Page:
Thursday, April 2, 2009

Recalls and Retailers

April 2, 2009

Retail grocery, supermarket and club store chains are on the front lines of food safety, when it comes to responding to recalls. Consumers rely on their local store to remove recalled products promptly and to provide store-specific information on recalled items. 

Yesterday evening, we received the following report from one of our readers:

"When we got home from dinner tonight, I had a message on my answering machine from Sam's Club. They knew we had purchased the Planters Pistachios Lovers Mix last week and were calling to tell me that Kraft recalled them today. Our can had the right SKU#!!!! We had eaten some of them and fortunately none of us got sick from them. We are to return them to Sam's for a refund. They are my favorite protein source!@ Bummer! I can not believe how quickly we were notified. If we had purchased them at the grocery, we would have had to figure out the recall on our own. Laurels to Sam's Club and their efficient computer programs!"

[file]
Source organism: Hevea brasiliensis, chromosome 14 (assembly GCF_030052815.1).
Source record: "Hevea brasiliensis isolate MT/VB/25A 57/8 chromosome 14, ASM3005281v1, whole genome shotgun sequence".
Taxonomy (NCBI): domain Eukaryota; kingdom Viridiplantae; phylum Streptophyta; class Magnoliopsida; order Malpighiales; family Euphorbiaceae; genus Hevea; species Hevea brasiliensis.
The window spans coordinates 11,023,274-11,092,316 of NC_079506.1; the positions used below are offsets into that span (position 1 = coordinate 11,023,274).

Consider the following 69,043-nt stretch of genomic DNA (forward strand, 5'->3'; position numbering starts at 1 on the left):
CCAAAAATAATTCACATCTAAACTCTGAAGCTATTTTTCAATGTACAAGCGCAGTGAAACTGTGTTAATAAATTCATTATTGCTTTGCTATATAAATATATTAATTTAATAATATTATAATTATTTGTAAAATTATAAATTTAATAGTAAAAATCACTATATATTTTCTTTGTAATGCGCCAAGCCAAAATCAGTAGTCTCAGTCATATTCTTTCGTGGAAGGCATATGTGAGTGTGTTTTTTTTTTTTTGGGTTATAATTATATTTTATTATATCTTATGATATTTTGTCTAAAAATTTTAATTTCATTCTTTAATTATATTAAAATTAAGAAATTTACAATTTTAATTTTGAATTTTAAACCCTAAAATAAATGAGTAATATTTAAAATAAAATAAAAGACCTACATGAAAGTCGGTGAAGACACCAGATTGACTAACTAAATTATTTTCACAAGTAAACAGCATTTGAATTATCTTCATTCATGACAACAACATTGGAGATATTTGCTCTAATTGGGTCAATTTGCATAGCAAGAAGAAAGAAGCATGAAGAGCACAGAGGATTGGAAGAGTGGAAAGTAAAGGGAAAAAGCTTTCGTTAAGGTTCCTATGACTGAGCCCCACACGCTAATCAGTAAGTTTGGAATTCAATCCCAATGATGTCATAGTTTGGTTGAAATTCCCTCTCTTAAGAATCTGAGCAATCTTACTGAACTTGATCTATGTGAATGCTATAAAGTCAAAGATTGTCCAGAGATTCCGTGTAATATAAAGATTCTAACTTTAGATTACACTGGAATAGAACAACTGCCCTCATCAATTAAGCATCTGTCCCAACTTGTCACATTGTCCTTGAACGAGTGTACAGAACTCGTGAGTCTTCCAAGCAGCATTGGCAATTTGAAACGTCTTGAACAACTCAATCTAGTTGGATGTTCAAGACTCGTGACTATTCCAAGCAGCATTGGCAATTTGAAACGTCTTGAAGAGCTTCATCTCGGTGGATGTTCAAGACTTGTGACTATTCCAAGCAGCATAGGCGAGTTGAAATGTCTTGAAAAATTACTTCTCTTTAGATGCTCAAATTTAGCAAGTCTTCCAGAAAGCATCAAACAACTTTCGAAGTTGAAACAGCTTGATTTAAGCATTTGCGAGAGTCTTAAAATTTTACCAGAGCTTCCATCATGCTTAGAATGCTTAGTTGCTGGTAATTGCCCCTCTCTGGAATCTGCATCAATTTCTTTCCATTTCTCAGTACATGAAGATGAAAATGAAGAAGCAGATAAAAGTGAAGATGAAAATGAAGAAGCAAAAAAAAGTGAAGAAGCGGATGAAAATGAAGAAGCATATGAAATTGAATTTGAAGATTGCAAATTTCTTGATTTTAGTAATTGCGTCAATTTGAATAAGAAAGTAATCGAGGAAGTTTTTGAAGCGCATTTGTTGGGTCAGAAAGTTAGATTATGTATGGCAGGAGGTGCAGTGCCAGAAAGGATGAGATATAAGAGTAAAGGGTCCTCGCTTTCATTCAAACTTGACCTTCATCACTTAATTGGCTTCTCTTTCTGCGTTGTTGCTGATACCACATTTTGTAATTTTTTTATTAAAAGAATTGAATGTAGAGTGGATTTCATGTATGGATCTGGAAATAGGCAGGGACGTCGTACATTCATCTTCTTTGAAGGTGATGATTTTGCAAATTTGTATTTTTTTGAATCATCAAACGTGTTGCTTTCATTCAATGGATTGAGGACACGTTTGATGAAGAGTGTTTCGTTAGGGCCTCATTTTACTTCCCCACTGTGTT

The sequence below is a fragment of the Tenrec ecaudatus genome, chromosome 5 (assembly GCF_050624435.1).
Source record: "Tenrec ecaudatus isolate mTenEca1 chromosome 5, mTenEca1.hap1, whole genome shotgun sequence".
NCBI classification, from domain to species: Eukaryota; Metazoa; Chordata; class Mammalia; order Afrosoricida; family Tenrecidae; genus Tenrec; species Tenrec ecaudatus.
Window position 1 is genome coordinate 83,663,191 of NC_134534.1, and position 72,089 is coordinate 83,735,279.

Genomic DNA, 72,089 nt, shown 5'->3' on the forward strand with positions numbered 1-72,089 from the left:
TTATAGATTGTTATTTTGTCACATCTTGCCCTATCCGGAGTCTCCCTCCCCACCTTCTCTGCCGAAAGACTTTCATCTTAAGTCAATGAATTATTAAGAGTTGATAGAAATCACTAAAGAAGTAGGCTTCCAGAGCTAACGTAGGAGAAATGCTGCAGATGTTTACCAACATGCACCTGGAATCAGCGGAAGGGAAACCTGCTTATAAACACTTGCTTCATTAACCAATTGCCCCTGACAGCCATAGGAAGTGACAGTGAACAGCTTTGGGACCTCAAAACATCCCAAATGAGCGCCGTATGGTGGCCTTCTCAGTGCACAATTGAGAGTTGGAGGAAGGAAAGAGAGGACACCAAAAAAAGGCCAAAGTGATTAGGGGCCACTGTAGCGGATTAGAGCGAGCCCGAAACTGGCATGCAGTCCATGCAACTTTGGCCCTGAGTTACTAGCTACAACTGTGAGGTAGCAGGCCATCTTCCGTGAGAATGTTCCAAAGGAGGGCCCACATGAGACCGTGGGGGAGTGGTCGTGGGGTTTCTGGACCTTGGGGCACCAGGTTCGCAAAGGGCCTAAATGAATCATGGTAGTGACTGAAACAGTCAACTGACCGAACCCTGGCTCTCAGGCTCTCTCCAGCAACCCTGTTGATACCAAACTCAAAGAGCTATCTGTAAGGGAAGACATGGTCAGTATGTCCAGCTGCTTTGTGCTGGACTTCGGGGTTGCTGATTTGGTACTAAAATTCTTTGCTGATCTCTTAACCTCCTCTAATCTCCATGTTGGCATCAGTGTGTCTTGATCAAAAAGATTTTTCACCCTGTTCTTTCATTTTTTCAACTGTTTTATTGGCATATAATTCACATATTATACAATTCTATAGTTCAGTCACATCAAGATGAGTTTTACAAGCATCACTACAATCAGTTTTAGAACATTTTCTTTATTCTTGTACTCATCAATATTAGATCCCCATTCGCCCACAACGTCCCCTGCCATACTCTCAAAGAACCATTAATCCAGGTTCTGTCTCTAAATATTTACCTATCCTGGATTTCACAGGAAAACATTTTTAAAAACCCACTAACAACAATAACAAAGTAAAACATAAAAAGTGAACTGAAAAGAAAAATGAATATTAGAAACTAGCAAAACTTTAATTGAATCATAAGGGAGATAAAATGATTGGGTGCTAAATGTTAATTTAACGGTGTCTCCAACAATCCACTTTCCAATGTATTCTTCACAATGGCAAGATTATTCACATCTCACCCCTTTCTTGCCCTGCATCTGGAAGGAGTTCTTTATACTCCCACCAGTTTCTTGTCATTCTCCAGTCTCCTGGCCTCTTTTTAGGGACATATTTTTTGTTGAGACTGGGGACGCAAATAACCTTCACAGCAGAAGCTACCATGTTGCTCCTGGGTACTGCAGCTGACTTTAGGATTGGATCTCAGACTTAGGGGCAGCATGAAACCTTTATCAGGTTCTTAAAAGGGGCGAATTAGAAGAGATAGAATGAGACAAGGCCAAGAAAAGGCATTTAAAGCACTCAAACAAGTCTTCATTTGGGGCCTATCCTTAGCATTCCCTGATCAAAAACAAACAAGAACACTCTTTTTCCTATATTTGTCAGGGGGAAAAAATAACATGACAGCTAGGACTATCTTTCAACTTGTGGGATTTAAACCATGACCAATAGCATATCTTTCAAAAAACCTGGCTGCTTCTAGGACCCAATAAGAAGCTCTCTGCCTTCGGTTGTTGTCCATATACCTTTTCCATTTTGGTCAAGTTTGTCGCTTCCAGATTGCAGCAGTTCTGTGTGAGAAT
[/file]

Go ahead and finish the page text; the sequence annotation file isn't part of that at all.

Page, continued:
Unfortunately, not all retailers are as efficient as Sam's Club. The following companies maintain "current" recall information pages on their websites, although some are not updated on a regular basis. Winn-Dixie, a regional supermarket chain based in the US southeast, has not posted a single recall notice since last year's tomato recalls. And supermarket chains in Canada (except for Costco Canada) do not post recall notices on their web sites, as far as we can tell. 

The amount of detailed recall information provided on retailer web sites varies greatly, from a simple notice to contact the manufacturer for information (e.g., Food City), or a link to the FDA recall alert list (e.g., Hannaford Supermarkets), to detailed information on the recalled items and the stores in the chain where they were available for sale (e.g., The Kroger Co.). 

Providing current, accurate and easily accessible recall information should be part of every retailer's Customer Service program. Consumers can help make this happen by patronizing retailers that pay attention to product recalls, by asking their favorite grocery chain to make this information available on-line, and by sharing their experiences with eFoodAlert readers.

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